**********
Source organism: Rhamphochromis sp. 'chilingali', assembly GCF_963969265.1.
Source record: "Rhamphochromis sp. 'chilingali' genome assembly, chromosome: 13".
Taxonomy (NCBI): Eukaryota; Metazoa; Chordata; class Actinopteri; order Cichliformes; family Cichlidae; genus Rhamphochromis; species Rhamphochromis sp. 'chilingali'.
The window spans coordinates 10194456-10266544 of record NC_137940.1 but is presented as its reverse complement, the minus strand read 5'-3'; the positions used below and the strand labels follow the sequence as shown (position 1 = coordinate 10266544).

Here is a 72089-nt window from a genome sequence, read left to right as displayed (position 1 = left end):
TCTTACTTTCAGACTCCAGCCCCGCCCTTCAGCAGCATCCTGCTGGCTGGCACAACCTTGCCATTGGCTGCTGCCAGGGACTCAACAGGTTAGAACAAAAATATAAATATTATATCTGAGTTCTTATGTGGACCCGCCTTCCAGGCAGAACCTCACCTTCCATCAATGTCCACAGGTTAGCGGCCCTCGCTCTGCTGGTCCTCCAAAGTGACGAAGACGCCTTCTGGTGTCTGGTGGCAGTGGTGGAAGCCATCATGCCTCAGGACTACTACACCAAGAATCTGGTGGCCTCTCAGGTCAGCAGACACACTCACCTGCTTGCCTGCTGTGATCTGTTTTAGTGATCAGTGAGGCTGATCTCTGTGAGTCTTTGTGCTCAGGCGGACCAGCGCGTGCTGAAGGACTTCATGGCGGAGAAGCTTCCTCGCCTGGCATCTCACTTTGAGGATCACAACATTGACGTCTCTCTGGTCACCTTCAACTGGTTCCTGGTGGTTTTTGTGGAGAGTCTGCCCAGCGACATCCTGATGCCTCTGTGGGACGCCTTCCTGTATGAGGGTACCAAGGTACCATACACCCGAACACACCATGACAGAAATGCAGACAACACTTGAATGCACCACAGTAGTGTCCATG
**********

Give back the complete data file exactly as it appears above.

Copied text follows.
Source organism: Rhamphochromis sp. 'chilingali', assembly GCF_963969265.1.
Source record: "Rhamphochromis sp. 'chilingali' genome assembly, chromosome: 13".
Taxonomy (NCBI): Eukaryota; Metazoa; Chordata; class Actinopteri; order Cichliformes; family Cichlidae; genus Rhamphochromis; species Rhamphochromis sp. 'chilingali'.
The window spans coordinates 10194456-10266544 of record NC_137940.1 but is presented as its reverse complement, the minus strand read 5'-3'; the positions used below and the strand labels follow the sequence as shown (position 1 = coordinate 10266544).

Here is a 72089-nt window from a genome sequence, read left to right as displayed (position 1 = left end):
TCTTACTTTCAGACTCCAGCCCCGCCCTTCAGCAGCATCCTGCTGGCTGGCACAACCTTGCCATTGGCTGCTGCCAGGGACTCAACAGGTTAGAACAAAAATATAAATATTATATCTGAGTTCTTATGTGGACCCGCCTTCCAGGCAGAACCTCACCTTCCATCAATGTCCACAGGTTAGCGGCCCTCGCTCTGCTGGTCCTCCAAAGTGACGAAGACGCCTTCTGGTGTCTGGTGGCAGTGGTGGAAGCCATCATGCCTCAGGACTACTACACCAAGAATCTGGTGGCCTCTCAGGTCAGCAGACACACTCACCTGCTTGCCTGCTGTGATCTGTTTTAGTGATCAGTGAGGCTGATCTCTGTGAGTCTTTGTGCTCAGGCGGACCAGCGCGTGCTGAAGGACTTCATGGCGGAGAAGCTTCCTCGCCTGGCATCTCACTTTGAGGATCACAACATTGACGTCTCTCTGGTCACCTTCAACTGGTTCCTGGTGGTTTTTGTGGAGAGTCTGCCCAGCGACATCCTGATGCCTCTGTGGGACGCCTTCCTGTATGAGGGTACCAAGGTACCATACACCCGAACACACCATGACAGAAATGCAGACAACACTTGAATGCACCACAGTAGTGTCCATG